|Erythema infectiosum (fifth disease)||Parvovirus B19 - "slapped cheek" rash on face - lacy reticular rash on extremities, spares palms and soles
Treatment is supportive, anti-inflammatories
|Hand-foot-and-mouth disease||Children < 10 years old caused by coxsackievirus type A virus producing sores in the mouth and a rash on the hands, feet, mouth, and buttocks (watch video)
Treatment is supportive, anti-inflammatories
|Measles (Rubeola)||The 4 C's - cough, coryza, conjunctivitis and cephalocaudal spread
Treatment is supportive - anti-inflammatories, isolate for 1 week after onset of rash
|Rubella (German measles)|| "3-day rash" pink light-red spotted maculopapular rash first appears on the face, spreads caudally to the trunk and extremities and becomes generalized within 24 hours (lasts 3 days)
|Roseola (sixth disease)||Herpesvirus 6 or 7, only childhood exanthem that starts on the trunk and spreads to the face
|Roseola is a common exanthem in young children that presents with a high fever followed by a rash. It is usually caused by Human Herpesvirus 6 (HHV-6), which is an enveloped linear double-stranded DNA virus. Children will have 3-5 days of a high fever, which may exceed 40C or 104F, causing some children to develop febrile seizures. Following this, a diffuse macular rash starts on the trunk and spreads to the face and extremities.|
|Rubeola virus is a single-stranded RNA paramyxovirus that causes measles. Measles is an exanthem that is distinguished by a fever, Koplik spots, cough, coryza (head cold), conjunctivitis and a characteristic rash. Koplik spots are pathognomonic for measles and present as small red spots with a blue-white center on the buccal mucosa. They usually appear during the prodrome phase or about 48 hours before a rash. The rash found in measles is an erythematous maculopapular rash that begins on the face and moves down to involve the entire body, much like the rash in rubella. However, in measles, the rash darkens over time and is confluent (the rash merges together). A rare but fatal complication of measles is subacute sclerosing panencephalitis, which can occur 7-10 years post-infection and is thought to be caused by persistent measles infection in the CNS. In immunocompromised patients, measles can cause pneumonia with Warthin-Finkeldey multinucleated giant cells. Children in the United States are typically vaccinated against measles; however, outbreaks are seen in under-vaccinated or unvaccinated children.|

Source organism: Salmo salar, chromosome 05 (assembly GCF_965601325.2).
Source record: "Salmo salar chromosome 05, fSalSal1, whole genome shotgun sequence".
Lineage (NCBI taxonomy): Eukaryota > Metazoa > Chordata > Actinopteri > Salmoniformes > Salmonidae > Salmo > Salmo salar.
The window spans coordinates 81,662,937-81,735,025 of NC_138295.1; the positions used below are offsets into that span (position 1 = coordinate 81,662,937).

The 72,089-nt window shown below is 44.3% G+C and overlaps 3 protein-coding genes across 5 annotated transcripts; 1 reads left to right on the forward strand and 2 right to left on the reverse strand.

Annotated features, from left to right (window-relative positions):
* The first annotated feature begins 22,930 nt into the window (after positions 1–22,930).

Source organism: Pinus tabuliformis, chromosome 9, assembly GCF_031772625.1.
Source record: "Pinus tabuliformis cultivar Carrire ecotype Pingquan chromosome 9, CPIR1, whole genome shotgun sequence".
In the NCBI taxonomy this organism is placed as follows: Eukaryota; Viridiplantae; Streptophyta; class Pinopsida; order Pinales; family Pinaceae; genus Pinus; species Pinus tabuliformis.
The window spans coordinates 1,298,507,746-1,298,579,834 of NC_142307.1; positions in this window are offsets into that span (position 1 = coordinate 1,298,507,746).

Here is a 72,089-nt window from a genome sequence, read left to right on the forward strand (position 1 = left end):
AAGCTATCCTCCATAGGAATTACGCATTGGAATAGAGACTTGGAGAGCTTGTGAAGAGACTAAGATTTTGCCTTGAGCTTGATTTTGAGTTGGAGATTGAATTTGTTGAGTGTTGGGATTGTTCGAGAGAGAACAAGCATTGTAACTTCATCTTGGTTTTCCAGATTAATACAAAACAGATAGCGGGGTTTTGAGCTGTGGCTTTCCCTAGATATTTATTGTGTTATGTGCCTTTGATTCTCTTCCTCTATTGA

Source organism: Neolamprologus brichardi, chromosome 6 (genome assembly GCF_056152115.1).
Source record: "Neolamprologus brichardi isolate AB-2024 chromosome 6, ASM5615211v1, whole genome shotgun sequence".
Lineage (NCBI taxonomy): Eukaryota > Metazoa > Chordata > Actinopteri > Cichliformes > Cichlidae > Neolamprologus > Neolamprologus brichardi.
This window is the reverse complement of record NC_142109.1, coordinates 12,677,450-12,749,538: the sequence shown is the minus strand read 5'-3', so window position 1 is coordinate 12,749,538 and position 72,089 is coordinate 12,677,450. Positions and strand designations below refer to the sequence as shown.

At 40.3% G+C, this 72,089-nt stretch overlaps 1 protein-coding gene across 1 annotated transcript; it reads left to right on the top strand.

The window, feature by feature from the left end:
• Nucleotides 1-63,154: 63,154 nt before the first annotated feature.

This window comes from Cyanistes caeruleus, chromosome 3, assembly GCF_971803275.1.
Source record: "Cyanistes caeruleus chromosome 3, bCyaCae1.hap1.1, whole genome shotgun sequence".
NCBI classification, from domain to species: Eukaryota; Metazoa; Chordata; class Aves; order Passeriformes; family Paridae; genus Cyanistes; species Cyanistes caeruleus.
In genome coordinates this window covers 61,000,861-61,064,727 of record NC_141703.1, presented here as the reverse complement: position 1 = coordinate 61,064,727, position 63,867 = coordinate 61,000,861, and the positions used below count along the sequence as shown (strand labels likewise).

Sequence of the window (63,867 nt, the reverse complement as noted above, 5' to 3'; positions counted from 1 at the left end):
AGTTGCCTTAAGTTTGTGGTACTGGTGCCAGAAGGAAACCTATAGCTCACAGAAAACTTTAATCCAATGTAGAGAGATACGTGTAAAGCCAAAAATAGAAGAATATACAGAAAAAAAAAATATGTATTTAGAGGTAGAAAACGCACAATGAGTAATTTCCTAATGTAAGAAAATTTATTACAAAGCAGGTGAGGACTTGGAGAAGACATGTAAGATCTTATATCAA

|Coxsackievirus is a virus that belongs to the Picornaviridae Family. These viruses are divided into group A and group B. In general, group A coxsackieviruses infect the skin and mucous membranes, causing febrile pharyngitis, hand, foot, and mouth disease, herpangina, and conjunctivitis. This virus is also one of the most common causes of aseptic meningitis that usually occurs in the late summer months. Group B coxsackieviruses tend to infect the heart and the pleura, as well as the pancreas. Infection of the heart can lead to myocarditis, and dilated cardiomyopathy and can lead to pericardial effusions. Recently, the development of type 1 diabetes mellitus has been associated with previous coxsackievirus B infection.|